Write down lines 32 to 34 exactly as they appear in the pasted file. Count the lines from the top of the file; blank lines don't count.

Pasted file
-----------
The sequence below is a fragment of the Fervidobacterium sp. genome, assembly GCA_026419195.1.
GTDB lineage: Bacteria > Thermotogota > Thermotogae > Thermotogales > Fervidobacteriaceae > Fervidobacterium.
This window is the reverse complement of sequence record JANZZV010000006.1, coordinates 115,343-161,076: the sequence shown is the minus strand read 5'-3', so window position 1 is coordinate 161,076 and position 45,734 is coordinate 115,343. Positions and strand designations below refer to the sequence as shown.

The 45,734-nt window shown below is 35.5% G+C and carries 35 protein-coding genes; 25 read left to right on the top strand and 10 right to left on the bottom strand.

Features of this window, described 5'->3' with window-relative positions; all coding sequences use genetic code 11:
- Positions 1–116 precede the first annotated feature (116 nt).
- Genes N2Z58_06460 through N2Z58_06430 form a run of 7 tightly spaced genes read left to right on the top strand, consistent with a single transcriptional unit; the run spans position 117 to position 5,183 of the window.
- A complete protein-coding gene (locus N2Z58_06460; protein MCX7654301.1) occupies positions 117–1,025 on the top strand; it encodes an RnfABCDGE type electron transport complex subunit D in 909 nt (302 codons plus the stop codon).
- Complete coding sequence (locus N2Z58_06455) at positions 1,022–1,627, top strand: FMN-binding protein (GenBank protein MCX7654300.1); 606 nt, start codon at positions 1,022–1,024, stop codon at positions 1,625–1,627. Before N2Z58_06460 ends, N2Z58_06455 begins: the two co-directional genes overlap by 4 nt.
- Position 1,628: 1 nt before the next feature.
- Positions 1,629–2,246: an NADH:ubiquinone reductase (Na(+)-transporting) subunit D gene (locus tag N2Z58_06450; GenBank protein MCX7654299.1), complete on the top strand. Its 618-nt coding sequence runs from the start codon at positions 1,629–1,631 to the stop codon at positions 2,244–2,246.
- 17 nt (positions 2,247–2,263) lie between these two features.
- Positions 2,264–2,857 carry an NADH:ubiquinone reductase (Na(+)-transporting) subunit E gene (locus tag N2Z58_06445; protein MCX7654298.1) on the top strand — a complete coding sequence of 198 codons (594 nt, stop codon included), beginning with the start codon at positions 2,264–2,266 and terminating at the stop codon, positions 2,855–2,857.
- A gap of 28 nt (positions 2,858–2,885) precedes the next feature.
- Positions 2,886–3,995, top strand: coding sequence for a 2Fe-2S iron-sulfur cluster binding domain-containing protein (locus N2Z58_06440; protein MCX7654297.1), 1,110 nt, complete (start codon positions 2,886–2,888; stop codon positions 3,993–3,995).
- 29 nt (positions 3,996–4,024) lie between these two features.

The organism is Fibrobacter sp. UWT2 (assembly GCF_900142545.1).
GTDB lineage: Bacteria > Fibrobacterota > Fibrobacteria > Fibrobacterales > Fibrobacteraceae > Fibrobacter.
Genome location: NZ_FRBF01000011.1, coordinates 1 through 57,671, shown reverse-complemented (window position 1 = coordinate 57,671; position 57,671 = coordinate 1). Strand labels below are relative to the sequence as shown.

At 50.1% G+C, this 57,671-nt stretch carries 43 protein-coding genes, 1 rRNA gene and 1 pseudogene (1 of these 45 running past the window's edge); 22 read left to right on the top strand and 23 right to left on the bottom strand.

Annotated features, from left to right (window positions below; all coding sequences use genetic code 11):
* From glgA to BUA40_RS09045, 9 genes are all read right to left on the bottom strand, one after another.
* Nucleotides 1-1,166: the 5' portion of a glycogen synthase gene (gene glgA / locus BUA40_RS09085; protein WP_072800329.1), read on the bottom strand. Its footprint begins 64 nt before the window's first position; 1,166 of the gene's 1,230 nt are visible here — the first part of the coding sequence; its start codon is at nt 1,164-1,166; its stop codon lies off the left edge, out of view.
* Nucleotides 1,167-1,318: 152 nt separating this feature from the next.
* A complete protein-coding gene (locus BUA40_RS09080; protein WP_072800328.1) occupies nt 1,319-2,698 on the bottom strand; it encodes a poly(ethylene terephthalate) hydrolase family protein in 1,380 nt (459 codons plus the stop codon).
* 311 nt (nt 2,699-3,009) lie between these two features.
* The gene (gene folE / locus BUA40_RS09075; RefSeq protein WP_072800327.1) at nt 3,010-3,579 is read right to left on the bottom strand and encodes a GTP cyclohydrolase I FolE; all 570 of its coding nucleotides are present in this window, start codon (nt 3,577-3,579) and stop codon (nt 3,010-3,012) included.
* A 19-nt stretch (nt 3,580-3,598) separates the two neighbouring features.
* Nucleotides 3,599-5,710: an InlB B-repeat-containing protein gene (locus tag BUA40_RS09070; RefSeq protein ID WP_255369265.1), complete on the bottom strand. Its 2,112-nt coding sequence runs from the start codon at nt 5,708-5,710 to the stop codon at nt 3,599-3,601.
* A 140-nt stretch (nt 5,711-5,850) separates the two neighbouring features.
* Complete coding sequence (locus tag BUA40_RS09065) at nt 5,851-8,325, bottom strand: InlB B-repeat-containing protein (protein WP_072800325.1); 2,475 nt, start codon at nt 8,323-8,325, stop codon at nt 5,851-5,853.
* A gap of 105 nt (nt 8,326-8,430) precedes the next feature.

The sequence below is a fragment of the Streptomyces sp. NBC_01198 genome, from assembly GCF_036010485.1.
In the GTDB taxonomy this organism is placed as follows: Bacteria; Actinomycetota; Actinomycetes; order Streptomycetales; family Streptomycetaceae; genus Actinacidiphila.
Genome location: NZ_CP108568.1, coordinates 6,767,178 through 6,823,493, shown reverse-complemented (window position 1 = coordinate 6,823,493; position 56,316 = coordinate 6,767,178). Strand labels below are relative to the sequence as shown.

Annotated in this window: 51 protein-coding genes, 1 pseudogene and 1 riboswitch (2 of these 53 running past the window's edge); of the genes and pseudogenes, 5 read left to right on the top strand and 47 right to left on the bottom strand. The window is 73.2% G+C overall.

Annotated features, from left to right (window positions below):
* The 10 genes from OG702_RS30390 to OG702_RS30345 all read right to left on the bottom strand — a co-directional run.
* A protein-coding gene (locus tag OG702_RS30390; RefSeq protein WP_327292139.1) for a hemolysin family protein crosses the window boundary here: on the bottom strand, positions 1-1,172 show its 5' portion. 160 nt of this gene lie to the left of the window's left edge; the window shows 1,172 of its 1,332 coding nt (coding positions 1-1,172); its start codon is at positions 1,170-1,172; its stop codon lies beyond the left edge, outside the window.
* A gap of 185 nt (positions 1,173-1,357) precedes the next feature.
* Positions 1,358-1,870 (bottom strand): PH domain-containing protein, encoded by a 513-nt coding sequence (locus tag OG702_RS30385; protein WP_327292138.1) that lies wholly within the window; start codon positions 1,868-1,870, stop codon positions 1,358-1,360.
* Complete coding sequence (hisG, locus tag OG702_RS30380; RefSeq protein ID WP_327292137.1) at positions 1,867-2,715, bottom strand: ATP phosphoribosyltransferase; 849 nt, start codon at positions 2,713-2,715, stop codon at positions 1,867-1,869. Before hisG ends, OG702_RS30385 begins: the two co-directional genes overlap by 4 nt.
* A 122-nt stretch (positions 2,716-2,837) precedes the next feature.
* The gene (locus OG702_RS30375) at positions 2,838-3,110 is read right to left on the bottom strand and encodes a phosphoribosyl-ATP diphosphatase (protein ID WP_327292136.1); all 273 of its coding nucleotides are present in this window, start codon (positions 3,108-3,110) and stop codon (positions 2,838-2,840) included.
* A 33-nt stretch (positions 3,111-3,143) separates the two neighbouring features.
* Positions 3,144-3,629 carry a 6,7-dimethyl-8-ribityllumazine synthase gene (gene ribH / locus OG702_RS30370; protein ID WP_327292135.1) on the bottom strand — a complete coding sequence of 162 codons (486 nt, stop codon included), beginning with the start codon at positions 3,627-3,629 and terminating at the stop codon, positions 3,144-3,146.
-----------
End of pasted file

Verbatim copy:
* A gap of 105 nt (nt 8,326-8,430) precedes the next feature.

The sequence below is a fragment of the Streptomyces sp. NBC_01198 genome, from assembly GCF_036010485.1.
In the GTDB taxonomy this organism is placed as follows: Bacteria; Actinomycetota; Actinomycetes; order Streptomycetales; family Streptomycetaceae; genus Actinacidiphila.